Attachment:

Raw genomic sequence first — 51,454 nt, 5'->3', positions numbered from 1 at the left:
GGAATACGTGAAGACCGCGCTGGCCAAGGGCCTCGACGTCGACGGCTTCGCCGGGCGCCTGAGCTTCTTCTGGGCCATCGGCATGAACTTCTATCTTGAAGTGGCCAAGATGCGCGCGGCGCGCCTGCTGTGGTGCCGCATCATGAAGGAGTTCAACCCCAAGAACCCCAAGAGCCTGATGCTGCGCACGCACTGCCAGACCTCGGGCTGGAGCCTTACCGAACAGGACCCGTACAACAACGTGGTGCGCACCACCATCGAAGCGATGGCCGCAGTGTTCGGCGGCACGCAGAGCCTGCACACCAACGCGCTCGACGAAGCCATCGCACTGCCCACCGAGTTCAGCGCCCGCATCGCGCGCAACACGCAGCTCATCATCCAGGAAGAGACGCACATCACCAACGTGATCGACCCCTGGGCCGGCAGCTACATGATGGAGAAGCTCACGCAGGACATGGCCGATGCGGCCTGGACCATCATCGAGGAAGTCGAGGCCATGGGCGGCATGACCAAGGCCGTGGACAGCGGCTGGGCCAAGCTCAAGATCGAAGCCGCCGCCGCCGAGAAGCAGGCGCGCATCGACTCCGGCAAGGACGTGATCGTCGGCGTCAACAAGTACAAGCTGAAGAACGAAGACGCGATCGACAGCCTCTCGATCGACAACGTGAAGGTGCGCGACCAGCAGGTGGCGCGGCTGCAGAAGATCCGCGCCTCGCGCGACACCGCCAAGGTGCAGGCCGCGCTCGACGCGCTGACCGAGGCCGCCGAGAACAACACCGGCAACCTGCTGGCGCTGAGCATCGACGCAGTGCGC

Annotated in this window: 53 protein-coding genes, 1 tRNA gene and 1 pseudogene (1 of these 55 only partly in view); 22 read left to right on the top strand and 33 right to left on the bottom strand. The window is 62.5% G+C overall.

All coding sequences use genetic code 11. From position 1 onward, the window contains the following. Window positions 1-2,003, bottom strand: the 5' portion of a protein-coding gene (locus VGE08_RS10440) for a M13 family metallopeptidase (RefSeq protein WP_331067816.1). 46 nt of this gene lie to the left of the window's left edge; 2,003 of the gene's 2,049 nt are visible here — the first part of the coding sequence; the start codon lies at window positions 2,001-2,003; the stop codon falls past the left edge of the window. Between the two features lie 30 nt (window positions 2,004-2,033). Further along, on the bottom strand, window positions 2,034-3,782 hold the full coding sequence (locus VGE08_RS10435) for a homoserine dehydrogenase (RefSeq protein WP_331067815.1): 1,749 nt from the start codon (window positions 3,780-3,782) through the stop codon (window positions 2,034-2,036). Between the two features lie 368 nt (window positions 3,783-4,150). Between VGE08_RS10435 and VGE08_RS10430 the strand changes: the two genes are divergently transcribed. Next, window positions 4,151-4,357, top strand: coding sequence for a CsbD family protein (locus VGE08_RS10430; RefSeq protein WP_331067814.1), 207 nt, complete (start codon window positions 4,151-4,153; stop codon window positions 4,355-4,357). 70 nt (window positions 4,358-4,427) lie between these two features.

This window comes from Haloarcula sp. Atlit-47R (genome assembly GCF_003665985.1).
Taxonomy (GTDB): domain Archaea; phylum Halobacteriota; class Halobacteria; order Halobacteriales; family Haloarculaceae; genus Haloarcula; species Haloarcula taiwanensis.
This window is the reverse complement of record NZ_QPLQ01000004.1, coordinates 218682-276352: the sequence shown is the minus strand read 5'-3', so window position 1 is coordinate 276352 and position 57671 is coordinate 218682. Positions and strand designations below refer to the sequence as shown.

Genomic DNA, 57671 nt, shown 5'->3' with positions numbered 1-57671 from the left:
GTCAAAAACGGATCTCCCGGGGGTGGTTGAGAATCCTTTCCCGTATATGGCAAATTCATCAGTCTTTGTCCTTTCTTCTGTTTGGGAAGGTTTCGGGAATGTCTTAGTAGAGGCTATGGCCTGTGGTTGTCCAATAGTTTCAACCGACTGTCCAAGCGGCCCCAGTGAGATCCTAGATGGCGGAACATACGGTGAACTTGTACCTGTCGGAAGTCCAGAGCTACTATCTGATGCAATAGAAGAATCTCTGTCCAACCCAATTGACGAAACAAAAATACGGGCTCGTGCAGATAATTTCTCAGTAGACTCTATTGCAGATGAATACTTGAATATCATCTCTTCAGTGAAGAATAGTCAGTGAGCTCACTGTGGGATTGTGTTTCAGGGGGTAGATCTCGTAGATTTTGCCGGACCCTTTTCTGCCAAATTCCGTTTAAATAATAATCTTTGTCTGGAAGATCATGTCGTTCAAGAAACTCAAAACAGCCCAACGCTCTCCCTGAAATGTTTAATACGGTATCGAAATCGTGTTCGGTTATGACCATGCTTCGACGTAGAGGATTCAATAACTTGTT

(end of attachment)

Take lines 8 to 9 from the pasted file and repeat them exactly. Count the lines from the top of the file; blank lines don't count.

Genomic DNA, 57671 nt, shown 5'->3' with positions numbered 1-57671 from the left:
GTCAAAAACGGATCTCCCGGGGGTGGTTGAGAATCCTTTCCCGTATATGGCAAATTCATCAGTCTTTGTCCTTTCTTCTGTTTGGGAAGGTTTCGGGAATGTCTTAGTAGAGGCTATGGCCTGTGGTTGTCCAATAGTTTCAACCGACTGTCCAAGCGGCCCCAGTGAGATCCTAGATGGCGGAACATACGGTGAACTTGTACCTGTCGGAAGTCCAGAGCTACTATCTGATGCAATAGAAGAATCTCTGTCCAACCCAATTGACGAAACAAAAATACGGGCTCGTGCAGATAATTTCTCAGTAGACTCTATTGCAGATGAATACTTGAATATCATCTCTTCAGTGAAGAATAGTCAGTGAGCTCACTGTGGGATTGTGTTTCAGGGGGTAGATCTCGTAGATTTTGCCGGACCCTTTTCTGCCAAATTCCGTTTAAATAATAATCTTTGTCTGGAAGATCATGTCGTTCAAGAAACTCAAAACAGCCCAACGCTCTCCCTGAAATGTTTAATACGGTATCGAAATCGTGTTCGGTTATGACCATGCTTCGACGTAGAGGATTCAATAACTTGTT